• You can consider this qualitatively with a scoring system – high, medium, low.
    • Or try and quantify the asset value (AV), the exposure factor (EF) – e.g damage would cost 50% of the asset value, and the annual rate of occurrence (ARO) – the likelihood of this happening in a given year, to get an annual loss expectancy (e.g. £100,000 AV x 50% loss EF x 10% ARO likelihood per year = £5,000)
  4. Rank risks to create an ordered list for actions to improve the protection of certain assets.
    • In the example above the calculation suggests it is worth spending up to £5,000 to protect that asset and no more. 

It seems that Cyber Security scares have a tendency to make SME’s stick their heads further into the sand. Following some of these simple steps can significantly reduce the risk to your business, your customers and your reputation.


Well yes, but only in and on their terms. 

What CEOs all care about is maximising returns on their IT investments, or in some cases minimising their spend on IT (this latter might be short sighted but I’ll return to that in a minute). To do so requires prioritisation of IT spend.

In my experience, no one has ever come up with a silver bullet for this prioritisation. I’d suggest there isn’t a specific one that suits all, because your IT priorities have to be tied to your organisation’s priorities. (I’ll post on a few frameworks for structuring priorities here soon). Indeed why should IT spend be any different to other business functions in this respect? Sales priorities directly align with your agreed business priorities, as does your spend on marketing.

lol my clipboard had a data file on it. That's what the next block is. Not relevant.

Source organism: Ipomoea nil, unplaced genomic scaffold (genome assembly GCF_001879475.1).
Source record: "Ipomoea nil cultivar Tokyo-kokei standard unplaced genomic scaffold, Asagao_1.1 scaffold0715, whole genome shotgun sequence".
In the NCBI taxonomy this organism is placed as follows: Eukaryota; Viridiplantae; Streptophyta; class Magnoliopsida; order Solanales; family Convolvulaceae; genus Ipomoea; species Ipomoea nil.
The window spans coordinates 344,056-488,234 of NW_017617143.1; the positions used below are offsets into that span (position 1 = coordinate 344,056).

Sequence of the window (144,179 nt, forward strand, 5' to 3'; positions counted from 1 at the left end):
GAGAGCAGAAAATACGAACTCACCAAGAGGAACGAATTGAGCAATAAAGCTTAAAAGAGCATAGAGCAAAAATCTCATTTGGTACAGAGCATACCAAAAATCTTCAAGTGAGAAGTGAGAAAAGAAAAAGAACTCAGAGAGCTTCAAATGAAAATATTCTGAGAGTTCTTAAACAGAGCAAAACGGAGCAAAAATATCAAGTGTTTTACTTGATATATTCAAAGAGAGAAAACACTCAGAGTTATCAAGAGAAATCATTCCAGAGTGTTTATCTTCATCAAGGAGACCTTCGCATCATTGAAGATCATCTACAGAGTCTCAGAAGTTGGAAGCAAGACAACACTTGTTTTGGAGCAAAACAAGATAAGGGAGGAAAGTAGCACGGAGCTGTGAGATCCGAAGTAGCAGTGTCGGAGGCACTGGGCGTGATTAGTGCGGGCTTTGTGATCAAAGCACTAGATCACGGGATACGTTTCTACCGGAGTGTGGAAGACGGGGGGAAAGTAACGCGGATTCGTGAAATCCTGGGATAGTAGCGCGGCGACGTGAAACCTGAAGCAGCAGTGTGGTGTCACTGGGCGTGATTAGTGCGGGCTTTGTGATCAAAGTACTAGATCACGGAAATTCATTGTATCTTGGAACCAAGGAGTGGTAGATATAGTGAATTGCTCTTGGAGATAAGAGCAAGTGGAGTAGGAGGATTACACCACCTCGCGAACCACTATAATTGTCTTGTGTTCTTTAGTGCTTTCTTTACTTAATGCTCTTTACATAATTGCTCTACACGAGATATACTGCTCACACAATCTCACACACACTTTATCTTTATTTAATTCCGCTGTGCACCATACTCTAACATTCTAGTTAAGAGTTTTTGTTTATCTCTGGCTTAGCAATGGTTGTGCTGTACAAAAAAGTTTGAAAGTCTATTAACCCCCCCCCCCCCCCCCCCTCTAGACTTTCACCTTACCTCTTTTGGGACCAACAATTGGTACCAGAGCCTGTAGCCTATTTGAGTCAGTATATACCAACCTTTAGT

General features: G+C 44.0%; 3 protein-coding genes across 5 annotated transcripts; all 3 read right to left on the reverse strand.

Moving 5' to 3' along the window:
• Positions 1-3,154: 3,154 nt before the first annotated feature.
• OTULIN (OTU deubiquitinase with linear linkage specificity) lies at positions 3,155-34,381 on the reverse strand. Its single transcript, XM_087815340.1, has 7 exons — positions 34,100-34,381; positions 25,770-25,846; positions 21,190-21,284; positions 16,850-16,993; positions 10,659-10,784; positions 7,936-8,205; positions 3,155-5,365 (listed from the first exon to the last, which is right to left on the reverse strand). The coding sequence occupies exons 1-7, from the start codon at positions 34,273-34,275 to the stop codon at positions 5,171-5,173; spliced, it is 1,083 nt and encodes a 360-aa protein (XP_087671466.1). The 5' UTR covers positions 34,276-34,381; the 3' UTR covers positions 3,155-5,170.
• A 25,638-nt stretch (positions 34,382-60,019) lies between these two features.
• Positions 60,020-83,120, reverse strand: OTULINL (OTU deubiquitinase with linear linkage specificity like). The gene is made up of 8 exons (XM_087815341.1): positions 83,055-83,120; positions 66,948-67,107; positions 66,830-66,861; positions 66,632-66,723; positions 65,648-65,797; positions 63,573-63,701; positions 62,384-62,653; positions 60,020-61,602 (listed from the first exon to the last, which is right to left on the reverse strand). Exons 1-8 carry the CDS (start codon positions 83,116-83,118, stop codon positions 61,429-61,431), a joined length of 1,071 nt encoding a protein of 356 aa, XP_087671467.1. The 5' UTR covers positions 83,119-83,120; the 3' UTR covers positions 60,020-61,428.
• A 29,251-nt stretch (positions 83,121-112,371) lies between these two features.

Where IT differs is that whilst many organisations work hard on their business strategy in relation to sales and marketing, aligning IT strategy to business strategy tends to rely on the quality and resolve of your IT team!

A good IT team can use the concepts of Enterprise Architecture in a way that suits their organisation and budget (more on this in future posts), but all the time with a focus on prioritising and delivering the right IT, aligned with, supporting and even enabling organisational strategy.

And if the CEO believes they should be minimising spend on IT? Absolutely, this is a valid IT strategy that suits some organisations at some points in time. But it should be made as a result of alignment, knowingly. Ideally as part of setting out an IT roadmap, (including IT Security choices) using just enough Enterprise Architecture to explore the best alignment. I’d suggest that in most cases, that alignment will see appropriate, prioritised IT spend managing risk, delivering bottom line benefit and offering significant ROI.


So, a CEO should care about Enterprise Architecture on their terms – as alignment with their strategy – and in their terms – as a mechanism for this alignment, used by their IT team, and available as a one pager for them to dip into as and when they want. 


See how optima can help with IT Strategy, Enterprise Architecture and IT Leadership Coaching under Services.